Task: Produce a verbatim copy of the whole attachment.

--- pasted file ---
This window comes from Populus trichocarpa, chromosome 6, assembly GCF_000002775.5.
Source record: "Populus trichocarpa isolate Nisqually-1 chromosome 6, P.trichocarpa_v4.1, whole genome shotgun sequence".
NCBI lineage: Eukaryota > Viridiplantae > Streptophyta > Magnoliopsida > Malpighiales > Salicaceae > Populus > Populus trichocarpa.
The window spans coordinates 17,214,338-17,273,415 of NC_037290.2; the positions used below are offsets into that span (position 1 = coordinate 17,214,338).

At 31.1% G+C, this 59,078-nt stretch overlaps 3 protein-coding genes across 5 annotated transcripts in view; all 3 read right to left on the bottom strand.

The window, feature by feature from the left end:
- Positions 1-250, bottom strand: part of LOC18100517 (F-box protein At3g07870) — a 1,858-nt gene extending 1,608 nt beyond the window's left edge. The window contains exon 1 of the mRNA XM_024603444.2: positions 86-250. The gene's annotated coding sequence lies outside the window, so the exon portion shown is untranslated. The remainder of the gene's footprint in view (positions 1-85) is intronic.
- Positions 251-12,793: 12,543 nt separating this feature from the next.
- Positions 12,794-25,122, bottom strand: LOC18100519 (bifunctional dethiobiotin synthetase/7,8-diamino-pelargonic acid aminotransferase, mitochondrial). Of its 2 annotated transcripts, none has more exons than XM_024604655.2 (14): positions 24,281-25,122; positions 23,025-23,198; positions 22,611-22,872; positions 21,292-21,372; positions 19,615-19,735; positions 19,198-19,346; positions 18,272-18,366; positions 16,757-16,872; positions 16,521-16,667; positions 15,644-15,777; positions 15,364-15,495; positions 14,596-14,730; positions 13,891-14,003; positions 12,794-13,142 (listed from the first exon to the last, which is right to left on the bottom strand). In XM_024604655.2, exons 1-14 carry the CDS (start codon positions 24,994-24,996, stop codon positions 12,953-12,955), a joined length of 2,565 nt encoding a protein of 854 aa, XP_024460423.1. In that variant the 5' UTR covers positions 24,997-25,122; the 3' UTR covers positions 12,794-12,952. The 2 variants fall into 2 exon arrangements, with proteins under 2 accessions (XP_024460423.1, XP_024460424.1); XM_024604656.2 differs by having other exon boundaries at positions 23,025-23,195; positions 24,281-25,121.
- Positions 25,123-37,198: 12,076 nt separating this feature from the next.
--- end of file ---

This window comes from Populus trichocarpa, chromosome 6, assembly GCF_000002775.5.
Source record: "Populus trichocarpa isolate Nisqually-1 chromosome 6, P.trichocarpa_v4.1, whole genome shotgun sequence".
NCBI lineage: Eukaryota > Viridiplantae > Streptophyta > Magnoliopsida > Malpighiales > Salicaceae > Populus > Populus trichocarpa.
The window spans coordinates 17,214,338-17,273,415 of NC_037290.2; the positions used below are offsets into that span (position 1 = coordinate 17,214,338).

At 31.1% G+C, this 59,078-nt stretch overlaps 3 protein-coding genes across 5 annotated transcripts in view; all 3 read right to left on the bottom strand.

The window, feature by feature from the left end:
- Positions 1-250, bottom strand: part of LOC18100517 (F-box protein At3g07870) — a 1,858-nt gene extending 1,608 nt beyond the window's left edge. The window contains exon 1 of the mRNA XM_024603444.2: positions 86-250. The gene's annotated coding sequence lies outside the window, so the exon portion shown is untranslated. The remainder of the gene's footprint in view (positions 1-85) is intronic.
- Positions 251-12,793: 12,543 nt separating this feature from the next.
- Positions 12,794-25,122, bottom strand: LOC18100519 (bifunctional dethiobiotin synthetase/7,8-diamino-pelargonic acid aminotransferase, mitochondrial). Of its 2 annotated transcripts, none has more exons than XM_024604655.2 (14): positions 24,281-25,122; positions 23,025-23,198; positions 22,611-22,872; positions 21,292-21,372; positions 19,615-19,735; positions 19,198-19,346; positions 18,272-18,366; positions 16,757-16,872; positions 16,521-16,667; positions 15,644-15,777; positions 15,364-15,495; positions 14,596-14,730; positions 13,891-14,003; positions 12,794-13,142 (listed from the first exon to the last, which is right to left on the bottom strand). In XM_024604655.2, exons 1-14 carry the CDS (start codon positions 24,994-24,996, stop codon positions 12,953-12,955), a joined length of 2,565 nt encoding a protein of 854 aa, XP_024460423.1. In that variant the 5' UTR covers positions 24,997-25,122; the 3' UTR covers positions 12,794-12,952. The 2 variants fall into 2 exon arrangements, with proteins under 2 accessions (XP_024460423.1, XP_024460424.1); XM_024604656.2 differs by having other exon boundaries at positions 23,025-23,195; positions 24,281-25,121.
- Positions 25,123-37,198: 12,076 nt separating this feature from the next.